4. To get variable speed on a synchronous motor you must use variable frequency AC as you pointed out in your description of the controller, but you must also use variable voltage, maintaining constant "volts per hertz" or in other words make both frequency and voltage proportional to commanded speed. The controller also does this function. This must be fudged a bit at low or zero speed, otherwise you have the problem of starting from zero speed with zero volts, hence zero current and zero torque. This may be the source of your statement that the 1.1 ft-lb per amp figure is voltage dependent.
5. The "low buzzing" sound you mentioned is caused by magnetostriction vibration due to the chopped voltage waveform generated by the controller. Compared to an engine it is certainly an improvement, but this chopped waveform can also cause serious interference with other electronics on the boat, particularly the VHF and other sound systems. To prevent this the drive wiring should be well shielded and grounded and other wiring on the boat must be designed for low noise pick-up, something I have never seen on a boat, even professional jobs.
6. How does this electric drive handle a jammed propeller? If something is not done about it, a jammed propeller forces zero speed and the controller and motor will do everything they can to maintain the commanded speed, destroying themselves in the process. I would hope that this has been addressed.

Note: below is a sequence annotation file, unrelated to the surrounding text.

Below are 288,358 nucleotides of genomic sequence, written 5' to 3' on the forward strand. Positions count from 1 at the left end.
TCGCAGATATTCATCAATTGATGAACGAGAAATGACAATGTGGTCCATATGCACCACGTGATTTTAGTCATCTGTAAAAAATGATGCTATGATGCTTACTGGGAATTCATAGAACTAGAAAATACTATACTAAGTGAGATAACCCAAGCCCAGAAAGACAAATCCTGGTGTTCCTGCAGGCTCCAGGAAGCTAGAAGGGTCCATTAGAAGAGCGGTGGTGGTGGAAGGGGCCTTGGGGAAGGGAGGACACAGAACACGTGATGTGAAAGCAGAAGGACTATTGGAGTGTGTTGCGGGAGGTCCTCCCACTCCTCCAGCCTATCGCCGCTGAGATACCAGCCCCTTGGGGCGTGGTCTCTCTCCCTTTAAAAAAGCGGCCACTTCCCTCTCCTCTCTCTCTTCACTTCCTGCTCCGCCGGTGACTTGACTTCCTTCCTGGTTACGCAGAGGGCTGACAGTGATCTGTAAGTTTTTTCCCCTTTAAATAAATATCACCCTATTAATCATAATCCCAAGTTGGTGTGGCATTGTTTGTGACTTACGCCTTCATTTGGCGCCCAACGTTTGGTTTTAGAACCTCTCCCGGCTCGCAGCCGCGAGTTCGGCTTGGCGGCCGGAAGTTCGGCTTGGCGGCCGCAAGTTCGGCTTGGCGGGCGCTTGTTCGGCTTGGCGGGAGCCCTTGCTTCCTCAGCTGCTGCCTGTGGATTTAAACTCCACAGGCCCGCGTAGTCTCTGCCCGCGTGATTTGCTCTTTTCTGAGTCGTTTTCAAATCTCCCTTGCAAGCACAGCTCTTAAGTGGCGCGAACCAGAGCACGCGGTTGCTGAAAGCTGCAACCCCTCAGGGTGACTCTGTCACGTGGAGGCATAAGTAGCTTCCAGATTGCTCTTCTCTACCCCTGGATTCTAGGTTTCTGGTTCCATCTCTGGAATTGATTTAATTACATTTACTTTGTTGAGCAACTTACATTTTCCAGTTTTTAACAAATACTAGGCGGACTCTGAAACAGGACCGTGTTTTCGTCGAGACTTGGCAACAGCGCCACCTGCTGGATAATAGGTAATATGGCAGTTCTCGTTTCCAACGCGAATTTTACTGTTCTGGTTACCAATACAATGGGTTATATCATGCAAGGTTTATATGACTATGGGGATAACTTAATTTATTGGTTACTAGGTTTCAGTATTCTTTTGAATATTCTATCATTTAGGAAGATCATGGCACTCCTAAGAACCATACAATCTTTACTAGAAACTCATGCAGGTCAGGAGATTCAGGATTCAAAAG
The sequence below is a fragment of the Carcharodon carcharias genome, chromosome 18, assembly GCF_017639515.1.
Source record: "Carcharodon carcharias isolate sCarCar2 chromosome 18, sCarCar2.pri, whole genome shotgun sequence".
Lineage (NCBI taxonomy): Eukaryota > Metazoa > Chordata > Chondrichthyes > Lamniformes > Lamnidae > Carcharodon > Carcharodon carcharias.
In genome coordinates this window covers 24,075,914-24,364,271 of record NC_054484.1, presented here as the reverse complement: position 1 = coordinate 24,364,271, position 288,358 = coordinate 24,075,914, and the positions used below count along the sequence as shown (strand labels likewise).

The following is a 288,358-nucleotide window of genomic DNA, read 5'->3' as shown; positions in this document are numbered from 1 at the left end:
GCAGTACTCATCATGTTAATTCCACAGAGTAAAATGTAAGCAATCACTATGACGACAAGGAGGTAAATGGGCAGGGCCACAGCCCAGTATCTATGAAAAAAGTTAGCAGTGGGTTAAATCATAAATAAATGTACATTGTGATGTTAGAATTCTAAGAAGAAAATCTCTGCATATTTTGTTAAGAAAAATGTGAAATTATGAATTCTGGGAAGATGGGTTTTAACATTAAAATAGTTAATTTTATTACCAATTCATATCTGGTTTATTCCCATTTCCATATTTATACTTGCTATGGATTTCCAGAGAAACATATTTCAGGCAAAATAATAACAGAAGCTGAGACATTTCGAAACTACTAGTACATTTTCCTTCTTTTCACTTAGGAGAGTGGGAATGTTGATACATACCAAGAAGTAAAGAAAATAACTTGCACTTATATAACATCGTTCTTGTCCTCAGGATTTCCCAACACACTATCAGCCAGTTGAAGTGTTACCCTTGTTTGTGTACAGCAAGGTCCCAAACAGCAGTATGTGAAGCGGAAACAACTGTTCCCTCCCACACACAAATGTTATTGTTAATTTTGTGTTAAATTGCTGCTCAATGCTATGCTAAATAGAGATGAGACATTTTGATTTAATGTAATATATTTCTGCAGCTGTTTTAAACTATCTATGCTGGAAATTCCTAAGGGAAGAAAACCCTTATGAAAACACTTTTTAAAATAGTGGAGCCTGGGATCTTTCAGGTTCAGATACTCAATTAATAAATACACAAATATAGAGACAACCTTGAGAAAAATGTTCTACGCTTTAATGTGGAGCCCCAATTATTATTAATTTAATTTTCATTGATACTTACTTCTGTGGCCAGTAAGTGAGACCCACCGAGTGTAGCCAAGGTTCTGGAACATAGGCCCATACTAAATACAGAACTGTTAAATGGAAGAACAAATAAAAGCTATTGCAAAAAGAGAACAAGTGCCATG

I do not own an electrically powered boat but have much experience with variable speed electric drives in many industries including a bit on ship propulsion.
David Tether of Solomon Technologies responds:
1. As the article said, the motors are, in fact, 3-phase brushless DC and are controlled by a digital 3-phase controller.
2.(a) Because the motors and controls are continually load sensing they share the load equally and 50%-50%—inherent to the operation of this new motor technology.
2.(b) Not so. The Electric Wheel is of significant utility, especially when it makes an entirely redundant propulsion system. The Electric Wheel allows each motor to operate at better than 80% efficiency all the time, and typically at 90% efficiency. The ST37 and ST74 will operate at the efficiency of the rpm that they are used at. Around the dock at less than 300 rpm the 37 and 74 would be at 40-50% efficiency whereas the EW will be at 80%efficiency. You also have the inverse of the gear ratio for regeneration—one turn of the propeller in regeneration causes one turn of the rotor in the 37 and 74, but the EW sun gear would have 2.6 rotations of the rotor—more regeneration.
3. On brushless DC motors (even 3- phase) Kt is the same at even 1 rpm.
4. This is a DC version of the AC variable frequency drive. We have married together the best of both worlds—3-phase, but DC with digitally produced waveform, which can control pulse width and pulse repetition frequency by using digitally controlled switches—it's more efficient.
5. Everything is shielded and EMC tested, and with CE certification.
6. For a jammed propeller it senses the overcurrent and shuts down electronically.
Editor's note: This discussion is heady stuff. We could spend a lot of time sorting out the finer points, but the central questions remain: On any given boat, will there be enough oomph? (This is a technical term we use in order to avoid having to differentiate ad nauseam between horsepower and torque.) Will the oomph last long enough? How much will speed suffer during regeneration? What will the real costs be over time? It is safe?
The proof will be, as usual, in the pudding. However, this discussion is interesting. We'll continue it on the PS website. Look in Mailport Online under "Electric Auxiliary Power."